‘Hunger game’ a present-day reality for some

Original post on Reuters Alertnet is here.

I was very excited to watch an advanced screening of The Hunger Games last night after all the hype – such an interesting premise.

The book and film are set in the future in what is left of North America after an unexplained apocalypse.

People in districts around its capital are starving and dying, children skipping school to find food and become head of families when their parents cannot care for them.

I wish that it were pure fiction for our entertainment, but it’s happening today in countries like Mali, where 3 million people are affected, in the Sahel region of West Africa.

Hunger is no game for Ama Tessougue, 40, with 12 children, living in Erdiana village, Dogon country.  “If my crops fail, we are vulnerable to getting sick. My one hope is in my crops. If they don’t produce a harvest I am poor.”

A government assessment found that almost 80 percent of people produced virtually nothing from their harvest.  The hunger gap started months earlier than usual in Mopti, in February in some areas and it will get worse in the coming months.

Herders in the Timbuktu area have been selling their precious livestock and can’t find food on the market or it’s too expensive, over double the normal price.

To make matters worse and as I write this blog, one of the Directors of an organization that we partner with in Mali, can hear gunfire from his house.  Rumours have been flying around about where the President might be located.

Staff in Mopti are waiting for information from Bamako to clarify the situation in the next few days.  How can they continue serving a food insecure population amidst such instability and uncertainty as well as a curfew?

The conflict that kicked off in January has exacerbated the food security situation, with a widespread sense of anger at an insufficient response by the government, as seen by people protesting in Gao. Over 100,000 refugees have fled to neighbouring countries and a further 95,000 are internally displaced within Mali.

If the heroine in the Hunger Games is an 18 year old Katniss, who risks her own life to feed her sister and mother, then my heroine, battling in the real world of hunger, is Madame Poudiougou Kadidia Baro, who I’ve met several times in Bamako, Mali.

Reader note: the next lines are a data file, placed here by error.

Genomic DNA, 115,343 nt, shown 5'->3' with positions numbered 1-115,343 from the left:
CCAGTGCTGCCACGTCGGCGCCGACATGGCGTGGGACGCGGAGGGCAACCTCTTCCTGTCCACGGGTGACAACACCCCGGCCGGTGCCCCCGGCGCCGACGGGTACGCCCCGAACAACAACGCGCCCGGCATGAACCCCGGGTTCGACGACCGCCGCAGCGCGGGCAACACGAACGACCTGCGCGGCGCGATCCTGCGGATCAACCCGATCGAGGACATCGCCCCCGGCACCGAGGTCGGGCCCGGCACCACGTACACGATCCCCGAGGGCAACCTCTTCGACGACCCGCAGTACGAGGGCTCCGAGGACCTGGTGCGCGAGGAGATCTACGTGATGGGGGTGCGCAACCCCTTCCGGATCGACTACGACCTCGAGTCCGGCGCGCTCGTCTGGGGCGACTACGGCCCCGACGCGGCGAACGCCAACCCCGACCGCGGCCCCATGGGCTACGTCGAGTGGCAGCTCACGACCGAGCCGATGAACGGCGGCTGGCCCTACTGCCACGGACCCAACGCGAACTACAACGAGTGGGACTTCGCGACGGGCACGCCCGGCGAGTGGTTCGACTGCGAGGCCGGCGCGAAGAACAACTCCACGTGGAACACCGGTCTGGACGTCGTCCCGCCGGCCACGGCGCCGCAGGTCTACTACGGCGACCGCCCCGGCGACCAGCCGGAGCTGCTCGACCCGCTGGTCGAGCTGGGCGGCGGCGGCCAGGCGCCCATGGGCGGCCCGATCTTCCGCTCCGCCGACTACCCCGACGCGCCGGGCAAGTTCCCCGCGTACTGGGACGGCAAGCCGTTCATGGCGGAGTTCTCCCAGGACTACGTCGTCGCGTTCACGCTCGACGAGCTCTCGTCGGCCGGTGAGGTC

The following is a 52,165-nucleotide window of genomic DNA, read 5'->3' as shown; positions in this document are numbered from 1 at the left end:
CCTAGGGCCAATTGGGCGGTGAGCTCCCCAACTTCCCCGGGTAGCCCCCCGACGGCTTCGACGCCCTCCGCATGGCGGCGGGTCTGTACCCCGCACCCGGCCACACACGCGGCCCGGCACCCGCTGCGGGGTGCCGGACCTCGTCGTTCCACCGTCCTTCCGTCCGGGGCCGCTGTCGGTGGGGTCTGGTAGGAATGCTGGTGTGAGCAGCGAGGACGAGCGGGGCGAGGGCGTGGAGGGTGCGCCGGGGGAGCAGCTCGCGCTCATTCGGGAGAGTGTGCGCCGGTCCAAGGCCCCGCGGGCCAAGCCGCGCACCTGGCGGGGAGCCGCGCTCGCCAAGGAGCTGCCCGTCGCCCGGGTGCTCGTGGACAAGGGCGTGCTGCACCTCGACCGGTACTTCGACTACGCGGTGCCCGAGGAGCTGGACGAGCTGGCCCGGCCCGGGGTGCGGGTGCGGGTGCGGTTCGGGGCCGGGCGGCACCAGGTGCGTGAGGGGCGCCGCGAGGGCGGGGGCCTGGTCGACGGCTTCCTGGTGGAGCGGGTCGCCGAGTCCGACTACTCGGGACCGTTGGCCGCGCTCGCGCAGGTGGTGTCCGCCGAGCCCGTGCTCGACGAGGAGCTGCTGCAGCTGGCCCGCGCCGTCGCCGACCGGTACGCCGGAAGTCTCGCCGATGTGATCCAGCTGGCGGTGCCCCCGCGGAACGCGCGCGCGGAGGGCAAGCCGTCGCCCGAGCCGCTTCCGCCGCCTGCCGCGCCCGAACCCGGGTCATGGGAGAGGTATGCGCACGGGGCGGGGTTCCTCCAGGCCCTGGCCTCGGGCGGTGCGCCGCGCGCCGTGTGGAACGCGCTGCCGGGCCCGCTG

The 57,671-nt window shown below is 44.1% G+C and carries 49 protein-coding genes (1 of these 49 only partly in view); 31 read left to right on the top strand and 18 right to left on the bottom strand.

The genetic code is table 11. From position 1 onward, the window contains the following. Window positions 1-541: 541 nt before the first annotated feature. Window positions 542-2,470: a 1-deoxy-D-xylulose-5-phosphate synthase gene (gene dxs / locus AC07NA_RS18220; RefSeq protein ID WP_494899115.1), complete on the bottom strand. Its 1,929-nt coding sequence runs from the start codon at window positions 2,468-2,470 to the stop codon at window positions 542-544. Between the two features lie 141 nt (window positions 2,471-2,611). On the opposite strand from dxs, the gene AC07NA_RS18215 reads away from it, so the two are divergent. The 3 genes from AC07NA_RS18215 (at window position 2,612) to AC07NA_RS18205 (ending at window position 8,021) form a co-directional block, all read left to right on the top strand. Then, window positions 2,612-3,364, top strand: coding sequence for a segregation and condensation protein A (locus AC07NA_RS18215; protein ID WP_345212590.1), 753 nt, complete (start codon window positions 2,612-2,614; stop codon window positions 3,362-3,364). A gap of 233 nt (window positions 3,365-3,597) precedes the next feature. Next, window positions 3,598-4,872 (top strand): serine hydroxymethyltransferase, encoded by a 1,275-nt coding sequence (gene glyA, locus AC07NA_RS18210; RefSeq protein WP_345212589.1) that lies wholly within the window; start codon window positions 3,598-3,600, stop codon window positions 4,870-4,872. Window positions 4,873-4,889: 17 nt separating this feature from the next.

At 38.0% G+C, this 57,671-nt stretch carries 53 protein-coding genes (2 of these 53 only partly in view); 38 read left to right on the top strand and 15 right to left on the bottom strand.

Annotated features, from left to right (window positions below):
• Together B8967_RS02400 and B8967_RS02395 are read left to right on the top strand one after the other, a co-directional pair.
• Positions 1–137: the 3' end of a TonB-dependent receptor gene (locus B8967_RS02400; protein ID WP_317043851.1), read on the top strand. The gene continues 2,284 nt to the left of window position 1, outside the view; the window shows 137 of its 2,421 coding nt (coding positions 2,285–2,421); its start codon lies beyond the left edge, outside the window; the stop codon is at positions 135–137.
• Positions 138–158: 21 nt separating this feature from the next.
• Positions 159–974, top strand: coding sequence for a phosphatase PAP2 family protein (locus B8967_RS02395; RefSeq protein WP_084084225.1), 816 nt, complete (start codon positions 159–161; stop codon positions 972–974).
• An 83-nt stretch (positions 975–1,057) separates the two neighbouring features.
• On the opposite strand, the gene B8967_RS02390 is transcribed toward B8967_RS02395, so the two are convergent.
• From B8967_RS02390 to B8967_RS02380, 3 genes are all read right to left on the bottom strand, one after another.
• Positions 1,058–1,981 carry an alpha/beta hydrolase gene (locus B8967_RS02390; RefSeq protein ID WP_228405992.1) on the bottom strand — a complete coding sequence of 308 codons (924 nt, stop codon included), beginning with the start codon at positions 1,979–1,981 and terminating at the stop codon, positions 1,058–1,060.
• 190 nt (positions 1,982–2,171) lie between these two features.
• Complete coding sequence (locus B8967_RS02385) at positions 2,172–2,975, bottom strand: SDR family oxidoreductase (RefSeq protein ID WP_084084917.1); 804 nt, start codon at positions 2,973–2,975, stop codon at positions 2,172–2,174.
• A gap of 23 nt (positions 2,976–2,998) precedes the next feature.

She runs an organisation that is responding to the food crisis, running grain banks, providing wells, sanitation, and training in sustainable agriculture.  To top it all, this weekend, she was supposed to celebrate her daughter’s wedding in the capital of Mali, but she isn’t sure if it will be postponed because of the conflict.
Conflict is one of the factors depicted in this new infographic (don’t click on the screen grab on the right), inspired by the arena from the Hunger Games.  It shows why hunger still persists in the Sahel and all over the world in our day and age, despite there being enough food for everyone.

Some 1 billion people are trying to make a living, whilst battling against climate change, high food and energy prices, conflict, inequality, trade barriers, land grabbing, and historically a minuscule investment in agriculture.

Chad too is affected by the Sahel food crisis.  Fana Ali Younous, 35, looks after 3 children and 2 elderly people in Am Charma village, Oum-Hadjer.  “We harvested only 50 kg of cereal. My husband left home three months ago for another town that I don’t know.  To survive, I go to the bush to find necessary materials to plait mats and baskets to sell at the market.

I use the income to buy food for the family. But sometimes, I return home with empty hands and we have to go to sleep with only porridge [in our stomachs]. As we are many at home, I can’t fully satisfy our food needs and my children have started to loose weight. Since my husband left home, he hasn’t sent anything to us. The situation is difficult for me.  I only rely on God who can provide our needs, if not my children will die.’’

It’s over a month since a high level emergency meeting was convened in Rome that warned that 10 million people were at risk in the Sahel.  Now the number has jumped to over 13 million. Donors can’t wait to act until we see starving children on our TV screens, as if it were the televised Hunger Games.  Longer term, we need strategies to prevent predictable food crises.

All governments need to step up tackling the root causes of hunger: climate change, high food and energy prices, conflict, inequality, trade barriers, land grabbing, low investment in agriculture and other factors.  Then we can end the real hunger games once and for all.



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